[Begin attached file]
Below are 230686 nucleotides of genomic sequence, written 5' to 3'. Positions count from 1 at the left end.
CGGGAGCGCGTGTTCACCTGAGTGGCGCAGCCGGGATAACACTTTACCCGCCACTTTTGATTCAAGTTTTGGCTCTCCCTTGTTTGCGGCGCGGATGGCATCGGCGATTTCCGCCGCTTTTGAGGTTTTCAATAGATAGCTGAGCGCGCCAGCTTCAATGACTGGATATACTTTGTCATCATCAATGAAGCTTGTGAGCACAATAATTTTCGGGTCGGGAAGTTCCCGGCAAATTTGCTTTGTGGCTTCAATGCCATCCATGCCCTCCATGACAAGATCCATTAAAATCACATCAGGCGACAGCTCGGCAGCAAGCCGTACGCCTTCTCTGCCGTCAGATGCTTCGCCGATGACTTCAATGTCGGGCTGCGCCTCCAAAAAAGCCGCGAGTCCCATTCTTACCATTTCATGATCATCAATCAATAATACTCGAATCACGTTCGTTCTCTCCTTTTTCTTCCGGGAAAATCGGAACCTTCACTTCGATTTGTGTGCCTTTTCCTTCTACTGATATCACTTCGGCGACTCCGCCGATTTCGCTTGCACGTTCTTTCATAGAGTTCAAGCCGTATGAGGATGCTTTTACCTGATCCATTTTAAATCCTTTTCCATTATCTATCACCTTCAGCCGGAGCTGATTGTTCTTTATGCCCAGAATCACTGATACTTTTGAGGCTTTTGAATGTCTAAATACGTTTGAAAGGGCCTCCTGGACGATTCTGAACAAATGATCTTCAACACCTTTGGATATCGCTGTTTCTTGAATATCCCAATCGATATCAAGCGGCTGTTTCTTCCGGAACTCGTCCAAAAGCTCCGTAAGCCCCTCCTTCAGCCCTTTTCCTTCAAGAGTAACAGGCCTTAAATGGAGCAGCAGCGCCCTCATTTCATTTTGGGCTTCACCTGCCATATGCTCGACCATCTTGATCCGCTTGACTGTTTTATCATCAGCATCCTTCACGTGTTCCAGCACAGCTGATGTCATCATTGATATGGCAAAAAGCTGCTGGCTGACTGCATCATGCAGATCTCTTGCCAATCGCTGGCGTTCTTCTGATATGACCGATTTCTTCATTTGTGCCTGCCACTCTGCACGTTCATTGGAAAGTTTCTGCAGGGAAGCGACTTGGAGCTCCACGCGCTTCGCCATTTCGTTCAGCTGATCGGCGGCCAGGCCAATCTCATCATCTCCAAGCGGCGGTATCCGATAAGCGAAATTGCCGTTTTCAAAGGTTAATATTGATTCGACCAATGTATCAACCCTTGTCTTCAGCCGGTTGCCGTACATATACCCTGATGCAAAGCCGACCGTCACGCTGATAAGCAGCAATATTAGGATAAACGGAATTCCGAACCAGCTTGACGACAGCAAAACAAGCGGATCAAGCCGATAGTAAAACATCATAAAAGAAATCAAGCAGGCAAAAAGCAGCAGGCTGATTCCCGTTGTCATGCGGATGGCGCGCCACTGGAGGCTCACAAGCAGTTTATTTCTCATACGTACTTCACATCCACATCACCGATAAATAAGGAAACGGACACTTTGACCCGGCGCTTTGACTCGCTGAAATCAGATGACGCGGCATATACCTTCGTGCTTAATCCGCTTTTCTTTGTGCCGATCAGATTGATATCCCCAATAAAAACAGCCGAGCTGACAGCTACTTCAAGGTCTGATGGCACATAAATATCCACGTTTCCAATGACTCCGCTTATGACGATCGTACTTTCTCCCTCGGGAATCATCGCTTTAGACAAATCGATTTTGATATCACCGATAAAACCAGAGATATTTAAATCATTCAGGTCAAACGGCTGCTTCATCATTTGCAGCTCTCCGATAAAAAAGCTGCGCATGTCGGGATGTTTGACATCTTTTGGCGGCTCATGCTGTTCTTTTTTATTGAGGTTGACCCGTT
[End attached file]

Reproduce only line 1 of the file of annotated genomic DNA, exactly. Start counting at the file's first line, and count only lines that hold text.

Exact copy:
Below are 230686 nucleotides of genomic sequence, written 5' to 3'. Positions count from 1 at the left end.